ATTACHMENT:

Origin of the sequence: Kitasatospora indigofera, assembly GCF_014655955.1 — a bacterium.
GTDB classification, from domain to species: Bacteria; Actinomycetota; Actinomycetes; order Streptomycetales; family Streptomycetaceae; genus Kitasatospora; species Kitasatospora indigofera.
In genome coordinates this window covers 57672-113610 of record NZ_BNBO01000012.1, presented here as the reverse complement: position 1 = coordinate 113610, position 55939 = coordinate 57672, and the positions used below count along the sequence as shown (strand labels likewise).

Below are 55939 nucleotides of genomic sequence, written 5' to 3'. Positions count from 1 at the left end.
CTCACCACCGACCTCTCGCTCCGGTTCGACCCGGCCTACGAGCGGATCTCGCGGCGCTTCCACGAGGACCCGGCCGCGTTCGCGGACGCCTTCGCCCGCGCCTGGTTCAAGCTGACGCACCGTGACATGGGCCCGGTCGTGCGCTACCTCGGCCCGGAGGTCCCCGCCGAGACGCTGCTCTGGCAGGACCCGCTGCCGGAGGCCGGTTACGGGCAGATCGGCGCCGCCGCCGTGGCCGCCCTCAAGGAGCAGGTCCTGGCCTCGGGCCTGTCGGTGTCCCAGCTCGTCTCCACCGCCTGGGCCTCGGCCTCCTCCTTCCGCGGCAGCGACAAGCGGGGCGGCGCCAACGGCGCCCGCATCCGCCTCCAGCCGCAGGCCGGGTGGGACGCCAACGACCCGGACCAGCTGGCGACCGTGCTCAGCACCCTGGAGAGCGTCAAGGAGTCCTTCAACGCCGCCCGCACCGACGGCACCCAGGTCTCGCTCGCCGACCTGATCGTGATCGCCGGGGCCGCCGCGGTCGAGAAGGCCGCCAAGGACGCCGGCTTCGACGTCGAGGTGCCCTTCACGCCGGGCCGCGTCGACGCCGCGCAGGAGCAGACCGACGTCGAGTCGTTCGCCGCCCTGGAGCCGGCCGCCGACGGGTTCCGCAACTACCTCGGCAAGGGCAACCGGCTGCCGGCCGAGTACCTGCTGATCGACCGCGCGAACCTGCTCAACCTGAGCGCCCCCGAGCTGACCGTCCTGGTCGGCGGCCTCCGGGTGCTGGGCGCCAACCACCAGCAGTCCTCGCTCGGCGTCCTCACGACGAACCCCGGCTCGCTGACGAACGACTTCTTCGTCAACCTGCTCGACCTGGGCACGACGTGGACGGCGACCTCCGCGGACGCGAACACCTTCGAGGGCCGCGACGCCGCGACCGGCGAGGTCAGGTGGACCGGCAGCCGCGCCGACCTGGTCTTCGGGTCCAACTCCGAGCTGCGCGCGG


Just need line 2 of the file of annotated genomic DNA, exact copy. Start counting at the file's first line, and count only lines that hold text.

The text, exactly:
GTDB classification, from domain to species: Bacteria; Actinomycetota; Actinomycetes; order Streptomycetales; family Streptomycetaceae; genus Kitasatospora; species Kitasatospora indigofera.